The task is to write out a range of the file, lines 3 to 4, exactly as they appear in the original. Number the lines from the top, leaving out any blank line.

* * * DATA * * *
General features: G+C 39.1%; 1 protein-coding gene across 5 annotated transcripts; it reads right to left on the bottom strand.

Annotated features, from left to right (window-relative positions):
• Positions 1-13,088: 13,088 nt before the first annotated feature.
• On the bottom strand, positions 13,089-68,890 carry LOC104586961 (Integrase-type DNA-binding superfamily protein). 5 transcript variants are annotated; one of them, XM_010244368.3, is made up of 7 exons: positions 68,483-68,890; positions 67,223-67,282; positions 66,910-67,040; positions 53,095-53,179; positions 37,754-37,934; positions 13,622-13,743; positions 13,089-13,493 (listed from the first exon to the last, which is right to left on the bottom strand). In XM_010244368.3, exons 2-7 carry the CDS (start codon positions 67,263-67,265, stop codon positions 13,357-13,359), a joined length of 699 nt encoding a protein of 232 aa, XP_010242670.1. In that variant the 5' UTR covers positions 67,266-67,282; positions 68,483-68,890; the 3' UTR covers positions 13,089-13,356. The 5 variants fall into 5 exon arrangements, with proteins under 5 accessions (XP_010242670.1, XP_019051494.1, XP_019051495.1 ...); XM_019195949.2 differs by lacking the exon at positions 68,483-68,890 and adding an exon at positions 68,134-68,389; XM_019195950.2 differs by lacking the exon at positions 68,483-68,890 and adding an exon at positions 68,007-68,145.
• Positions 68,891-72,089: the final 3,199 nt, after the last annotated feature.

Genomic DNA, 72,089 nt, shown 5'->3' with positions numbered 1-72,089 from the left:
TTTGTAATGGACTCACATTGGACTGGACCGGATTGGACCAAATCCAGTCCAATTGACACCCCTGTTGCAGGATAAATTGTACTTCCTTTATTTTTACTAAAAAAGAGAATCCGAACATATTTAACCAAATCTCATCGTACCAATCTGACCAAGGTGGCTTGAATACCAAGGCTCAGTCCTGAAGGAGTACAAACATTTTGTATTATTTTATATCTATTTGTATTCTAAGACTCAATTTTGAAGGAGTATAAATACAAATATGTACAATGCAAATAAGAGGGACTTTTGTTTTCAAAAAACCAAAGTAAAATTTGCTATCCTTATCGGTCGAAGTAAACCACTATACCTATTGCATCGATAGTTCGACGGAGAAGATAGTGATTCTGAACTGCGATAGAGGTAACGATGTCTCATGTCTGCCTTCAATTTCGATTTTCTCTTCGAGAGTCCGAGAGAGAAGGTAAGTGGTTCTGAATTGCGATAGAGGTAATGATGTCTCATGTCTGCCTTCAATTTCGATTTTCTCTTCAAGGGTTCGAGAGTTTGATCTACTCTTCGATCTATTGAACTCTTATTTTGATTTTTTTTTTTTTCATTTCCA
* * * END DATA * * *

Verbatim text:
• Positions 1-13,088: 13,088 nt before the first annotated feature.
• On the bottom strand, positions 13,089-68,890 carry LOC104586961 (Integrase-type DNA-binding superfamily protein). 5 transcript variants are annotated; one of them, XM_010244368.3, is made up of 7 exons: positions 68,483-68,890; positions 67,223-67,282; positions 66,910-67,040; positions 53,095-53,179; positions 37,754-37,934; positions 13,622-13,743; positions 13,089-13,493 (listed from the first exon to the last, which is right to left on the bottom strand). In XM_010244368.3, exons 2-7 carry the CDS (start codon positions 67,263-67,265, stop codon positions 13,357-13,359), a joined length of 699 nt encoding a protein of 232 aa, XP_010242670.1. In that variant the 5' UTR covers positions 67,266-67,282; positions 68,483-68,890; the 3' UTR covers positions 13,089-13,356. The 5 variants fall into 5 exon arrangements, with proteins under 5 accessions (XP_010242670.1, XP_019051494.1, XP_019051495.1 ...); XM_019195949.2 differs by lacking the exon at positions 68,483-68,890 and adding an exon at positions 68,134-68,389; XM_019195950.2 differs by lacking the exon at positions 68,483-68,890 and adding an exon at positions 68,007-68,145.